- Similarly, the chords of the verse are limited to the bluesy set of I-IV-V, while the bridge features a full-blown, albeit short-lived modulation to the key of V (i.e. 'D').


Arrangement

- John's solo is the only vocal part heard on this track. The double tracking is quite noticeably better synched here than usual, leading me to half suspect that it might have been artificially done, even though I don't believe that the Beatles had yet discovered the special effect of 'ADT' at this point.

- The overall instrumental sound is rather countryish by virtue of the strumming style of the rhythm guitar, the chordal obligatto part for the lead guitar, and the prominent use of the tambourine. Note the way they all 'zoom' into the opening G Major chord from the note below, and the extent to which this effect recurs throughout.

SECTION-BY-SECTION WALKTHROUGH


Intro

- There's not much of an intro to speak of here, except for two measures worth of vamping on the I chord (i.e. G). The guitar part hints at a shift to the IV chord (i.e. C) on the off beat, but I believe these are heard more as transitional neighbor tones filling in between the I chords on either side, rather than as a discrete change of chord root.


Verse

- The verse is sixteen measures long with four phrases all of equal length:

        |G      |-      |-      |-      ||G     |-      |D      |-      ||
G:       I                                               V


        |C      |-      |-      |-      ||G     |D      |G      |-      ||
         IV                               I      V       I

- The harmonic rhythm is almost plodding, but the momentary speed-up in the final phrase helps create a sense of formal closure to the section.

- The melodic phrase heard over the C chord in measure 9 ('d->f->d->c-> b-flat->c' as in "if I could see you now") -- with it's flat 7th and 3rd, as well as the way in which the f and d run roughshod over the C chord below it, are extremely characteristic of both this song and the Beatles semi-bluesy style of this period in general.

- The penultimate phrase of each of the two verses which follow a bridge section feature the dramatic touch of the other guitars dropping out to make way for a long walking bass solo plus tambourine. Together with the specific choice of words that starts off these verse ("*and* when I do you better ..."), this musical effect has a way of connecting them to the preceding bridges and making them feel as if they tie off some kind of business left unfinished back in the bridge.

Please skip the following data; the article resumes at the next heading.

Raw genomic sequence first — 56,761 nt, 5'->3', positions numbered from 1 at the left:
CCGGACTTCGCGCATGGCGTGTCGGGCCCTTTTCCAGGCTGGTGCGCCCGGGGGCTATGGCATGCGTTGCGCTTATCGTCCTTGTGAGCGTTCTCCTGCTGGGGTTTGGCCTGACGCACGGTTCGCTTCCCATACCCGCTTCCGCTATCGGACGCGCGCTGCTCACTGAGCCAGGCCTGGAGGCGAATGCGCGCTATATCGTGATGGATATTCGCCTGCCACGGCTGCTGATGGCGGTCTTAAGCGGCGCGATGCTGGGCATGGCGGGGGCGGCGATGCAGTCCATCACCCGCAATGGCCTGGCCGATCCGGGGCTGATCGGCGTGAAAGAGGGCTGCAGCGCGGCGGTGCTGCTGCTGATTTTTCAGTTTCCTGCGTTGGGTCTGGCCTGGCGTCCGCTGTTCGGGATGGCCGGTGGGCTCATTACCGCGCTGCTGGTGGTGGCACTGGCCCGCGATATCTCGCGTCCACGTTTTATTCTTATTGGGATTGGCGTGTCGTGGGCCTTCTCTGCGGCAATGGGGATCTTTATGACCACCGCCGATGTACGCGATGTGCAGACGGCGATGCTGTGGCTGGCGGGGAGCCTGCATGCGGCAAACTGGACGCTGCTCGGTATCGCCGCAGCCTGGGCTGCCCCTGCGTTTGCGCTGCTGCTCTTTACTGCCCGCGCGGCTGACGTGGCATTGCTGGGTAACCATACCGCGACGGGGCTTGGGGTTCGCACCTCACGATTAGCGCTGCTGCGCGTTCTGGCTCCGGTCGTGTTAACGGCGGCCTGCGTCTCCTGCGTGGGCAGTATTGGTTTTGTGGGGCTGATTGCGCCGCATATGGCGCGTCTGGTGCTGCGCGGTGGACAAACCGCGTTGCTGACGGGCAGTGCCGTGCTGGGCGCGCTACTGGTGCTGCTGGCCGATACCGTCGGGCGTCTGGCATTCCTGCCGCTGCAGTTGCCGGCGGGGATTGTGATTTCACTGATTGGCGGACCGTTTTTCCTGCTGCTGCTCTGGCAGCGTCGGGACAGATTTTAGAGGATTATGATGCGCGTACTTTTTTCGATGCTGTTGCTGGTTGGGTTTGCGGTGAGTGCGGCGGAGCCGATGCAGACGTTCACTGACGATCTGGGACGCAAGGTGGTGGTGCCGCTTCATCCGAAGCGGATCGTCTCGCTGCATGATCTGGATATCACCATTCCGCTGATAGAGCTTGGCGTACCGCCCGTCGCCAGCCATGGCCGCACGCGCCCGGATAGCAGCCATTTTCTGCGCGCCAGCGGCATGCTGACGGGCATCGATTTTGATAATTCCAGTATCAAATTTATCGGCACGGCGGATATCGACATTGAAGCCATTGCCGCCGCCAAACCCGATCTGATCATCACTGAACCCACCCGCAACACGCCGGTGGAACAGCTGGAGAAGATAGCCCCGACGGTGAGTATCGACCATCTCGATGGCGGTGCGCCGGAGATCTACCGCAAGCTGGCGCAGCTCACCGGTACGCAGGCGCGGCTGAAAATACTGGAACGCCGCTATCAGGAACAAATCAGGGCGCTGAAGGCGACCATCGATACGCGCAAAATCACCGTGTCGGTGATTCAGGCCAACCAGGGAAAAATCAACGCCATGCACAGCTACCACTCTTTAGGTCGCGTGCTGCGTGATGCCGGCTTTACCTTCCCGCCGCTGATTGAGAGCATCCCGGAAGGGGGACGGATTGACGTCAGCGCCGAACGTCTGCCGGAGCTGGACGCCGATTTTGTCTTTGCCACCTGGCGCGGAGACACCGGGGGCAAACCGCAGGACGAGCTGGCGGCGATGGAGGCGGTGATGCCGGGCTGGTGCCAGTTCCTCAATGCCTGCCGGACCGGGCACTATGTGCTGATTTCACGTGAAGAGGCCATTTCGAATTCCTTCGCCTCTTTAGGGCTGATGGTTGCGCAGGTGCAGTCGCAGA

Bridge

- The bridge is eight measures long with two phrases of equal length:

        |b      |-      |A      |-      ||D     |-      |e      |A  D   |
G:       iii                                                        V
D:       vi              V                I              ii      V  I

- The pivot modulation from G to D is somewhat ingenuously awkward. The move to the b minor chord does not by itself signal the start of a key change, and although the move from there down to A tells you something is afoot, it is a move which is more ambiguous than sure-footed.

- In truth, one does not regain a clear sense of key again in this section until near the end when the new key of D Major is firmly established by its own ii-V-I progression. And yet, just as this happens, we just as quickly scamper right back to the home key in the final measure of the section, a moment which contains the fastest stretch of harmonic rhythm in the entire song. Indeed, this jumpy kind of tonal shifting around neatly reflects some of the unease of the lyrics.

SOME FINAL THOUGHTS

- It's tempting to describe this one as a less mature, less self-aware warm-up for the later "You've Got To Hide Yourself Away". Most notable, in contrast to the few other bitter songs of this still relatively early period (e.g. "You Can't Do That" and "Tell Me Why"), is the complete focus in *this* song on the forlorn aftermath of the breakup, accompanied as it is with thoughts of self-pity and revenge. There are no descriptions or allusions here to any past pleasures, whys or wherefores; only pain.


Regards,
Alan (awp@bitstream.com *OR* uunet!huxley!awp)


---
"Well, you stick to that story, son."                        042192#53
---

                Copyright (c) 1992 by Alan W. Pollack
                          All Rights Reserved

       This article may be reproduced, retransmitted, redistributed and
       otherwise propagated at will,  provided that this notice remains
       intact and in place.

Things We Said Today

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Your rating: None Average: 3 (1 vote)